Wednesday, August 15, 2007

Feminist Musings

I just got done reading "There is Another Hellmouth in Comics" over at Occasional Superheroine. Basically it comes down to this: our lovely commentator there is done blogging about Women in comics. It is an issue that she is so passionate about that it gets her stressed to the point of a stroke. Because of this and a need for new perspective, she is going to walk away from the issue and focus on news and light opinion.

I don't blame her one bit. I feel the same way at times.

It does make me sad though. I appreciate Occasional Superheroine's opinion on many things. She is whip smart and she has a unique perspective. Since she was in the industry, and has a love for comics that may even exceed mine, I enjoy reading her thoughts.

But I still don't blame her for wanting to change her focus.

Sometimes the issue of women in comics makes me want to scream and pull all my hair out. I get the same emotions that things will never change unless there are more women in positions of authority. Then I remember Renae Geerlings's tenure at Top Cow and get a bit sad again. Geerlings disappeared without a trace to go into acting and not much was said about it. I also remember feeling a bit guilty about her moving on because I was worried that she wasn't the right person for the job.

BUT SHE IS A WOMAN, SO I SHOULD SUPPORT HER, RIGHT? Go Renae!

That is a bit off subject, but I guess where I am going with this is that it is easy to pander to the pack mentality associated with females in and around the industry.That is the quickest and easiest way to get hits on your site, right? Heh heh. Hey everyone, I am pissed off and female, come see me lose my mind! That is how I feel things have come to at times. I hate like hell that at times it comes down to snark and anger. I try so hard to separate my emotions from the problems I see and come up with a rational solution rather then sacrifice myself on the altar of the blog counter. If only five people come here, I would rather it be the people that want to talk rationally and solve problems rather then the people who are looking for a fight and possible hype.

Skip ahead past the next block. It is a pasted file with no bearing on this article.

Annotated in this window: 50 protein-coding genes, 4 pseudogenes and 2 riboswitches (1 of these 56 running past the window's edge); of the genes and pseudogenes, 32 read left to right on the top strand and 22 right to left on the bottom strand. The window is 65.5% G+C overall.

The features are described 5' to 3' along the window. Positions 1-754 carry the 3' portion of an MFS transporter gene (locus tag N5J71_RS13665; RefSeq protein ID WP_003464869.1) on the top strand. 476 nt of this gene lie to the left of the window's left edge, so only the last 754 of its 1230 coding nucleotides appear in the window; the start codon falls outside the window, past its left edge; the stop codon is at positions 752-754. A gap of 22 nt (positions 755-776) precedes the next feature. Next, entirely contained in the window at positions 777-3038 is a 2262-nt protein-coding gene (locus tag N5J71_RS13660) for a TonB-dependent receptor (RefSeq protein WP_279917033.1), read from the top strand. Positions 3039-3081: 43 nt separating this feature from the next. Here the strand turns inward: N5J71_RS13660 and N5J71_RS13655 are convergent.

That being said, I think that for the most part, the women that blog would like to see changes that focus around the way female super heroes are portrayed without so much emphasis on the bimbo mentality. I think that there are varying degrees to which we take our arguments, and I think that we are similarly hoping for books we want to read. I appreciate these women who speak out, and though I don't always agree, I love the fact that we can speak to the issues. I just don't like it when bloggers get so mad they lose sight of the problems at hand. I believe that is part of what the lovely Occasional Superheroine speaks to that is so frustrating.

That doesn't change the fact that the industry in general still caters to it's target audience. I sometimes think that even with women in positions of authority, things would be extremely slow to change. The demographic is still going to be the same. That being said, I am DYING to see any statistics that either Marvel or DC may have about female readers and their interests. Has there ever been a poll taken? I know I have brought this up before, but I would really like to see that data. If not, I would love to figure out how to take a poll to get significant numbers. The problem with this is the amount to money it would take to make it happen.